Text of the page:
Not OK: Flight academy slammed after students flash white supremacy sign

A cyclist rides past police officers keeping watch at Al Noor mosque in Christchurch on the first...
A cyclist rides past police officers keeping watch at Al Noor mosque in Christchurch on the first anniversary of the terror attacks. Photo: Mark Mitchell
One of the country's top pilot training schools has come under fire after some of its students were pictured in uniform seemingly flashing a hand sign connected to the Christchurch mosque terrorist.

Four students from the International Aviation Academy of New Zealand, based in Christchurch, were featured in a photo uploaded to the academy's official Instagram page over the weekend.

Three of the four trainee pilots were spotted discreetly pulling an inverted "OK" sign while their hands rested on their respective laps.

In recent times, the sign has been adopted by white supremacists and used widely as a symbol standing for white power or white supremacy, particularly on the dark web.

A reader who contacted the Herald spotted the photo on social media and confronted the page.

"I questioned them on their Instagram page with a comment asking what it was all about.

"No comment was made, but the post was deleted."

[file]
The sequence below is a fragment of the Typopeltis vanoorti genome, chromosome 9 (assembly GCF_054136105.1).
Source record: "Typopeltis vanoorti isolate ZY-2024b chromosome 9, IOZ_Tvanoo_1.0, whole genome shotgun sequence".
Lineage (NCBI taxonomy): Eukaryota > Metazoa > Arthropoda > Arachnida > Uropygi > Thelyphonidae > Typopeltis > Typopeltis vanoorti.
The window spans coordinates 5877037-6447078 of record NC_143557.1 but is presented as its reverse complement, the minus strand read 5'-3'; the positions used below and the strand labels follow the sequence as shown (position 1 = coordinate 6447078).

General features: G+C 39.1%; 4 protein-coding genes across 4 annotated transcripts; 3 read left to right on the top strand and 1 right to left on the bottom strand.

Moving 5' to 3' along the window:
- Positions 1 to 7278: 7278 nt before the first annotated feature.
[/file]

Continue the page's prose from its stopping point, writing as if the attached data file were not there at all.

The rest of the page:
Shortly afterwards, however, the same photo was uploaded to the page again - but this time showing the men's fingers poorly edited out.

"No mention made of the gesture," the reader said.

"I questioned that post - looking to why it was okay to seemingly support, or allow, a white supremacist hand gesture to be posted and then no explanation when questioned."

On March 15, 2019, 51 people were killed and many more injured when a lone terrorist shooter targeted two mosques in Christchurch.

Academy defends students
Among those killed was a student from the flight school - Ozair Kadir.

Two other students connected to the academy at the time are also understood to have been in one of the mosques when it was attacked.

The IAANZ school, however, said the three male trainee pilots pictured in the offending photo had been spoken to.

A written statement to Stuff said they were confident the young men had not intentionally been pulling the hand gesture to symbolise a connection to white supremacy.

Chief executive Jeremy Ford told Stuff the hand sign was commonly used by the students at secondary school as a "recognition symbol" and that everyone was sorry for any offence caused.

"IAANZ is very confident that no malice was intended and that this was genuine naivety on their part."

The academy is the professional flight training arm of the Canterbury Aero Club that has been operating since 1928.

It is also a partner flight training organisation for Air New Zealand.









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